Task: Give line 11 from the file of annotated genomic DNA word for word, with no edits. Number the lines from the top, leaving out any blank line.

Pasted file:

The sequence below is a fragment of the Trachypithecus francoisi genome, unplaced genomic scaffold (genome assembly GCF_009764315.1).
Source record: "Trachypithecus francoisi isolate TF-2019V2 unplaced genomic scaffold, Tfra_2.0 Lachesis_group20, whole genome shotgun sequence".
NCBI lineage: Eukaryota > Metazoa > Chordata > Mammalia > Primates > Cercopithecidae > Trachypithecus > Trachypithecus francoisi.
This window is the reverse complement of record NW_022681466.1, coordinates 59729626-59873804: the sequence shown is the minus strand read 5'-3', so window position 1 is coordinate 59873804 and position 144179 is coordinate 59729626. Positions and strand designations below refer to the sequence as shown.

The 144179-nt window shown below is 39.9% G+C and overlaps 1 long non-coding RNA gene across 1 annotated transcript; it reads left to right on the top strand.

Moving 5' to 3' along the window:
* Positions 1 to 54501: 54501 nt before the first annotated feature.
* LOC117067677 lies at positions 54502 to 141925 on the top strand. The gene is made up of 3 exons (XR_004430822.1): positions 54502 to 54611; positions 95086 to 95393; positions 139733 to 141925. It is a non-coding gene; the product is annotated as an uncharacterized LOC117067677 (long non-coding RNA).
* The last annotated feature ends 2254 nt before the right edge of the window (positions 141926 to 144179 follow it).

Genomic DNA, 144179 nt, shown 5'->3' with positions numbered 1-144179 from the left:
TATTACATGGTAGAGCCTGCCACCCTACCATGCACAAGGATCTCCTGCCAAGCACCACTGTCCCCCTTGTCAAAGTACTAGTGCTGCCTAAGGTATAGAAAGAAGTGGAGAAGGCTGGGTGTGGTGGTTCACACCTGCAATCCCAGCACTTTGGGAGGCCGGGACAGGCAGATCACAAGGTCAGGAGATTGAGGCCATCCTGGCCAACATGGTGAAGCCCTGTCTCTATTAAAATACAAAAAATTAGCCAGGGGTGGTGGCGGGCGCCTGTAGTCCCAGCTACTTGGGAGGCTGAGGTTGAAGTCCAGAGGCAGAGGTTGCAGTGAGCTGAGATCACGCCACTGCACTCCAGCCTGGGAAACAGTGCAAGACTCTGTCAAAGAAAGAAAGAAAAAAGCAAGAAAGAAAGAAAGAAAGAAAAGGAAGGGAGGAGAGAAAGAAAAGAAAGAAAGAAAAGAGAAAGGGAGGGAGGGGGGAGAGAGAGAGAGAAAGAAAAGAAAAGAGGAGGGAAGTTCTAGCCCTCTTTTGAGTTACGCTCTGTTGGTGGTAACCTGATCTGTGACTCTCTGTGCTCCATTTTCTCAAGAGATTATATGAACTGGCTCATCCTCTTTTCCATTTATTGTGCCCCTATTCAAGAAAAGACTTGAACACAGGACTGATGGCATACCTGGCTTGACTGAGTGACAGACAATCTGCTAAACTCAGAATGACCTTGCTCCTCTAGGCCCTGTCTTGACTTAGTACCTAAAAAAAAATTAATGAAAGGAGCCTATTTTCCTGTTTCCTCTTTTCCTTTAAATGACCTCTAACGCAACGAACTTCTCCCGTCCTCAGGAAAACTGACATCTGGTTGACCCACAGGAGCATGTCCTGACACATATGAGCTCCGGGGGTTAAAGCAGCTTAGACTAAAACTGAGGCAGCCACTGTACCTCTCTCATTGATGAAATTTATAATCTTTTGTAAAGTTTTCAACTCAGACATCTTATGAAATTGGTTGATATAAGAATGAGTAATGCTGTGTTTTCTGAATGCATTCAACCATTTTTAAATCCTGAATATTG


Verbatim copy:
TATTACATGGTAGAGCCTGCCACCCTACCATGCACAAGGATCTCCTGCCAAGCACCACTGTCCCCCTTGTCAAAGTACTAGTGCTGCCTAAGGTATAGAAAGAAGTGGAGAAGGCTGGGTGTGGTGGTTCACACCTGCAATCCCAGCACTTTGGGAGGCCGGGACAGGCAGATCACAAGGTCAGGAGATTGAGGCCATCCTGGCCAACATGGTGAAGCCCTGTCTCTATTAAAATACAAAAAATTAGCCAGGGGTGGTGGCGGGCGCCTGTAGTCCCAGCTACTTGGGAGGCTGAGGTTGAAGTCCAGAGGCAGAGGTTGCAGTGAGCTGAGATCACGCCACTGCACTCCAGCCTGGGAAACAGTGCAAGACTCTGTCAAAGAAAGAAAGAAAAAAGCAAGAAAGAAAGAAAGAAAGAAAAGGAAGGGAGGAGAGAAAGAAAAGAAAGAAAGAAAAGAGAAAGGGAGGGAGGGGGGAGAGAGAGAGAGAAAGAAAAGAAAAGAGGAGGGAAGTTCTAGCCCTCTTTTGAGTTACGCTCTGTTGGTGGTAACCTGATCTGTGACTCTCTGTGCTCCATTTTCTCAAGAGATTATATGAACTGGCTCATCCTCTTTTCCATTTATTGTGCCCCTATTCAAGAAAAGACTTGAACACAGGACTGATGGCATACCTGGCTTGACTGAGTGACAGACAATCTGCTAAACTCAGAATGACCTTGCTCCTCTAGGCCCTGTCTTGACTTAGTACCTAAAAAAAAATTAATGAAAGGAGCCTATTTTCCTGTTTCCTCTTTTCCTTTAAATGACCTCTAACGCAACGAACTTCTCCCGTCCTCAGGAAAACTGACATCTGGTTGACCCACAGGAGCATGTCCTGACACATATGAGCTCCGGGGGTTAAAGCAGCTTAGACTAAAACTGAGGCAGCCACTGTACCTCTCTCATTGATGAAATTTATAATCTTTTGTAAAGTTTTCAACTCAGACATCTTATGAAATTGGTTGATATAAGAATGAGTAATGCTGTGTTTTCTGAATGCATTCAACCATTTTTAAATCCTGAATATTG